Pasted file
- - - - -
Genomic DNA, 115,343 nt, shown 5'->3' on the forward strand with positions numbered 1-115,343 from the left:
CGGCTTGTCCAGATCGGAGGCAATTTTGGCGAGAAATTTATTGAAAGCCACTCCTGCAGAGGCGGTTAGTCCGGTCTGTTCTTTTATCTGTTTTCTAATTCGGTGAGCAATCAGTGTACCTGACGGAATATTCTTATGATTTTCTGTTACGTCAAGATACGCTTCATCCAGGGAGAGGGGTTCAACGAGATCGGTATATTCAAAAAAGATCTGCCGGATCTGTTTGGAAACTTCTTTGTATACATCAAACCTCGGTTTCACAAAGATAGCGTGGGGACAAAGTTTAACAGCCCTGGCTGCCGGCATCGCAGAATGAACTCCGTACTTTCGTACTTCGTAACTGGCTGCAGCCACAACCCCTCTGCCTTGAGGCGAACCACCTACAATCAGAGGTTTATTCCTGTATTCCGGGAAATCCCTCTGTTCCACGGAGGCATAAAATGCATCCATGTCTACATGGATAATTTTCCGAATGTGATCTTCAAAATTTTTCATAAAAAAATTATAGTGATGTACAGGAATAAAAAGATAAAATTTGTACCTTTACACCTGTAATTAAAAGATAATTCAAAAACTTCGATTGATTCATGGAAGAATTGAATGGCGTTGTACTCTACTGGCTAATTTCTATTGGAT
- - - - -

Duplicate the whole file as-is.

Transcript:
Genomic DNA, 115,343 nt, shown 5'->3' on the forward strand with positions numbered 1-115,343 from the left:
CGGCTTGTCCAGATCGGAGGCAATTTTGGCGAGAAATTTATTGAAAGCCACTCCTGCAGAGGCGGTTAGTCCGGTCTGTTCTTTTATCTGTTTTCTAATTCGGTGAGCAATCAGTGTACCTGACGGAATATTCTTATGATTTTCTGTTACGTCAAGATACGCTTCATCCAGGGAGAGGGGTTCAACGAGATCGGTATATTCAAAAAAGATCTGCCGGATCTGTTTGGAAACTTCTTTGTATACATCAAACCTCGGTTTCACAAAGATAGCGTGGGGACAAAGTTTAACAGCCCTGGCTGCCGGCATCGCAGAATGAACTCCGTACTTTCGTACTTCGTAACTGGCTGCAGCCACAACCCCTCTGCCTTGAGGCGAACCACCTACAATCAGAGGTTTATTCCTGTATTCCGGGAAATCCCTCTGTTCCACGGAGGCATAAAATGCATCCATGTCTACATGGATAATTTTCCGAATGTGATCTTCAAAATTTTTCATAAAAAAATTATAGTGATGTACAGGAATAAAAAGATAAAATTTGTACCTTTACACCTGTAATTAAAAGATAATTCAAAAACTTCGATTGATTCATGGAAGAATTGAATGGCGTTGTACTCTACTGGCTAATTTCTATTGGAT